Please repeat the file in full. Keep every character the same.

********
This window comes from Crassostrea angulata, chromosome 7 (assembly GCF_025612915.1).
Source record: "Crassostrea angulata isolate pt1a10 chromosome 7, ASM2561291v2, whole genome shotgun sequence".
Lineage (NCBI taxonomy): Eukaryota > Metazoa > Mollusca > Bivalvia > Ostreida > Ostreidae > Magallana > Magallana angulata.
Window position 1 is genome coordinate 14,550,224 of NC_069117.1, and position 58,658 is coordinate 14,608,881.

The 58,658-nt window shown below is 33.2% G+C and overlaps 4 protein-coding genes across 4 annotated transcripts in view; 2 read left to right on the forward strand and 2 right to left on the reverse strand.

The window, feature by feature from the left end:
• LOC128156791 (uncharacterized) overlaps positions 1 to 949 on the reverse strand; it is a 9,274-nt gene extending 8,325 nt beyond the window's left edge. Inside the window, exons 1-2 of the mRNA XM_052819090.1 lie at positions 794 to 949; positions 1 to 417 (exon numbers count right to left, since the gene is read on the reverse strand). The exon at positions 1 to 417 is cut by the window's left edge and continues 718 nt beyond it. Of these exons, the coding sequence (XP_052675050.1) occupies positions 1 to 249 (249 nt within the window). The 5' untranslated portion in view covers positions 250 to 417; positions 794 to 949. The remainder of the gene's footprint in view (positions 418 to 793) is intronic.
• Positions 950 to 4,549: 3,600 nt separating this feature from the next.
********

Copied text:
This window comes from Crassostrea angulata, chromosome 7 (assembly GCF_025612915.1).
Source record: "Crassostrea angulata isolate pt1a10 chromosome 7, ASM2561291v2, whole genome shotgun sequence".
Lineage (NCBI taxonomy): Eukaryota > Metazoa > Mollusca > Bivalvia > Ostreida > Ostreidae > Magallana > Magallana angulata.
Window position 1 is genome coordinate 14,550,224 of NC_069117.1, and position 58,658 is coordinate 14,608,881.

The 58,658-nt window shown below is 33.2% G+C and overlaps 4 protein-coding genes across 4 annotated transcripts in view; 2 read left to right on the forward strand and 2 right to left on the reverse strand.

The window, feature by feature from the left end:
• LOC128156791 (uncharacterized) overlaps positions 1 to 949 on the reverse strand; it is a 9,274-nt gene extending 8,325 nt beyond the window's left edge. Inside the window, exons 1-2 of the mRNA XM_052819090.1 lie at positions 794 to 949; positions 1 to 417 (exon numbers count right to left, since the gene is read on the reverse strand). The exon at positions 1 to 417 is cut by the window's left edge and continues 718 nt beyond it. Of these exons, the coding sequence (XP_052675050.1) occupies positions 1 to 249 (249 nt within the window). The 5' untranslated portion in view covers positions 250 to 417; positions 794 to 949. The remainder of the gene's footprint in view (positions 418 to 793) is intronic.
• Positions 950 to 4,549: 3,600 nt separating this feature from the next.